Twitter and mud slinging aside Trump is concerned that the deal is too lenient on Iran and says that parts of the agreement have been broken, including heavy-water limits and access to international inspectors. Furthermore stating that he will not re-certify the agreement. This has been met by criticism from the EU foreign policy chief Federica Mogherini who said that there have been “no violations” and insisted that the deal can be re-negotiated.
Trump has announced that he will not be re-certifying the deal on 15th October. What this does is start a very very complicated process in which Congress has 60 days to decide what to do; nothing, re-impose sanctions or — what Trumps is pushing for — look at ways to amend the deal to “address its many flaws”. If the US chose to re-impose sanctions they will be in violation of the agreement and it may mean that Iran will renege on there end of the bargain also.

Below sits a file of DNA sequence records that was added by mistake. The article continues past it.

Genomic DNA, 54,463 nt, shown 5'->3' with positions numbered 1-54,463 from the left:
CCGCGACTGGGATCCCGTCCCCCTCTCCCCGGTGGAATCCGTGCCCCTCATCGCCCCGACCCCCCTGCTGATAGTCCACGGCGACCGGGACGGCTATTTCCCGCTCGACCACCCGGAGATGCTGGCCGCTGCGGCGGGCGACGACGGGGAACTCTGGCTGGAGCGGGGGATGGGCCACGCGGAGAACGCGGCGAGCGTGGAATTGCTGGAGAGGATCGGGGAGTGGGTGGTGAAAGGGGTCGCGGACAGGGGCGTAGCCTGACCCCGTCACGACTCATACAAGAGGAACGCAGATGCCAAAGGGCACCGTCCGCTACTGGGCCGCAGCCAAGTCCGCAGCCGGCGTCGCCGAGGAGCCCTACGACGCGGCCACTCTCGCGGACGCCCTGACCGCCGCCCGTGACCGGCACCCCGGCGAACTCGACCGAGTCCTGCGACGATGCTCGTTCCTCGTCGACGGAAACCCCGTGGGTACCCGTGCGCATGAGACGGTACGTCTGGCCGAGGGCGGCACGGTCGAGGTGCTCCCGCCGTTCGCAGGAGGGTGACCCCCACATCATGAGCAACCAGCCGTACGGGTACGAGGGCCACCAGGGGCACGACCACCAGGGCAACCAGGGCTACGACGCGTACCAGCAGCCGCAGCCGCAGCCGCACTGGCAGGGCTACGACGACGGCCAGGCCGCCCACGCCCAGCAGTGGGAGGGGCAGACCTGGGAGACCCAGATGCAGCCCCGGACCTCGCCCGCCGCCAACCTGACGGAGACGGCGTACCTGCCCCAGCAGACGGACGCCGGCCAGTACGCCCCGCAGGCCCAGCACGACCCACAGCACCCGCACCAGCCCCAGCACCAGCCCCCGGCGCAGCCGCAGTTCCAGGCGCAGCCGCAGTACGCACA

So what next?
This is of much debate and is hitting the headlines at the moment in time. Experts are very much divided and it is not clear, even from Trump himself, what the next moves will be.
Whatever the next couple of months brings one thing is certain that the US is in another foreign policy debacle under the Trump administration. The relationship between the US and Iran is being tested and is something that will remain regardless of the continuation of the Iran Nuclear Deal in any form going forward — or not.